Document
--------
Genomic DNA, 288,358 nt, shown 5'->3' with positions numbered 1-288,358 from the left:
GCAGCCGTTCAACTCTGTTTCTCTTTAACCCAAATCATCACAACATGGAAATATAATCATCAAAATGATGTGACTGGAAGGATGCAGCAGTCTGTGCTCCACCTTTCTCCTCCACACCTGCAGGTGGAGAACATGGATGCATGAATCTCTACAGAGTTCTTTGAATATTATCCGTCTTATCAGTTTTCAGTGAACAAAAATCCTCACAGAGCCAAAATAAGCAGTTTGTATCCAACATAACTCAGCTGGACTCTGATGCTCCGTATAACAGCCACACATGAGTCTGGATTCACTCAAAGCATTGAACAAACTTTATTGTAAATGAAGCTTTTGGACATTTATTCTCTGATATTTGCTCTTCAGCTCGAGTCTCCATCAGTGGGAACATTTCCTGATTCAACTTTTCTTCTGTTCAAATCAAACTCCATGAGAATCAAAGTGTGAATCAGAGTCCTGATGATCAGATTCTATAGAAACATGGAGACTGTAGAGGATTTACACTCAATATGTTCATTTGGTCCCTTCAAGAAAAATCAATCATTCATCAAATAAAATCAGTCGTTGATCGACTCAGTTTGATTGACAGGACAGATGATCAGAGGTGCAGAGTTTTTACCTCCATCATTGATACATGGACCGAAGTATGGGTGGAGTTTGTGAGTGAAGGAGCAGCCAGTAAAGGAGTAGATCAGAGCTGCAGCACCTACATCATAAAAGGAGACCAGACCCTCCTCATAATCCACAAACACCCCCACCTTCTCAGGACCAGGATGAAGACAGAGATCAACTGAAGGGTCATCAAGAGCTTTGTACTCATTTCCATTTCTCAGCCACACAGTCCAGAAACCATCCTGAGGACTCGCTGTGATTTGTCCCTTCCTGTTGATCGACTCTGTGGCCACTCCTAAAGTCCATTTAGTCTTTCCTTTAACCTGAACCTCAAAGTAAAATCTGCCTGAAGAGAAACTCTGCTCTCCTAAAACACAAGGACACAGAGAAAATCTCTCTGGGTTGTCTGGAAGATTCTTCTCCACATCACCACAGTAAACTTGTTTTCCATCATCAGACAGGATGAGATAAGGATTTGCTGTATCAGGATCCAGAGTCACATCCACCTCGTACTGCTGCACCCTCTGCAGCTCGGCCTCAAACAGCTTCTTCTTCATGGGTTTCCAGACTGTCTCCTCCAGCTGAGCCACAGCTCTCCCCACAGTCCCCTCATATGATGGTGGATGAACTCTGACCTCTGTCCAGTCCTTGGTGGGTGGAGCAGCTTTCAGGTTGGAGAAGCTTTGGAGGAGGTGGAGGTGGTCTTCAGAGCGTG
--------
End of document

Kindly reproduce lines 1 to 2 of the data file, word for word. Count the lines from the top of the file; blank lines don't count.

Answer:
Genomic DNA, 288,358 nt, shown 5'->3' with positions numbered 1-288,358 from the left:
GCAGCCGTTCAACTCTGTTTCTCTTTAACCCAAATCATCACAACATGGAAATATAATCATCAAAATGATGTGACTGGAAGGATGCAGCAGTCTGTGCTCCACCTTTCTCCTCCACACCTGCAGGTGGAGAACATGGATGCATGAATCTCTACAGAGTTCTTTGAATATTATCCGTCTTATCAGTTTTCAGTGAACAAAAATCCTCACAGAGCCAAAATAAGCAGTTTGTATCCAACATAACTCAGCTGGACTCTGATGCTCCGTATAACAGCCACACATGAGTCTGGATTCACTCAAAGCATTGAACAAACTTTATTGTAAATGAAGCTTTTGGACATTTATTCTCTGATATTTGCTCTTCAGCTCGAGTCTCCATCAGTGGGAACATTTCCTGATTCAACTTTTCTTCTGTTCAAATCAAACTCCATGAGAATCAAAGTGTGAATCAGAGTCCTGATGATCAGATTCTATAGAAACATGGAGACTGTAGAGGATTTACACTCAATATGTTCATTTGGTCCCTTCAAGAAAAATCAATCATTCATCAAATAAAATCAGTCGTTGATCGACTCAGTTTGATTGACAGGACAGATGATCAGAGGTGCAGAGTTTTTACCTCCATCATTGATACATGGACCGAAGTATGGGTGGAGTTTGTGAGTGAAGGAGCAGCCAGTAAAGGAGTAGATCAGAGCTGCAGCACCTACATCATAAAAGGAGACCAGACCCTCCTCATAATCCACAAACACCCCCACCTTCTCAGGACCAGGATGAAGACAGAGATCAACTGAAGGGTCATCAAGAGCTTTGTACTCATTTCCATTTCTCAGCCACACAGTCCAGAAACCATCCTGAGGACTCGCTGTGATTTGTCCCTTCCTGTTGATCGACTCTGTGGCCACTCCTAAAGTCCATTTAGTCTTTCCTTTAACCTGAACCTCAAAGTAAAATCTGCCTGAAGAGAAACTCTGCTCTCCTAAAACACAAGGACACAGAGAAAATCTCTCTGGGTTGTCTGGAAGATTCTTCTCCACATCACCACAGTAAACTTGTTTTCCATCATCAGACAGGATGAGATAAGGATTTGCTGTATCAGGATCCAGAGTCACATCCACCTCGTACTGCTGCACCCTCTGCAGCTCGGCCTCAAACAGCTTCTTCTTCATGGGTTTCCAGACTGTCTCCTCCAGCTGAGCCACAGCTCTCCCCACAGTCCCCTCATATGATGGTGGATGAACTCTGACCTCTGTCCAGTCCTTGGTGGGTGGAGCAGCTTTCAGGTTGGAGAAGCTTTGGAGGAGGTGGAGGTGGTCTTCAGAGCGTG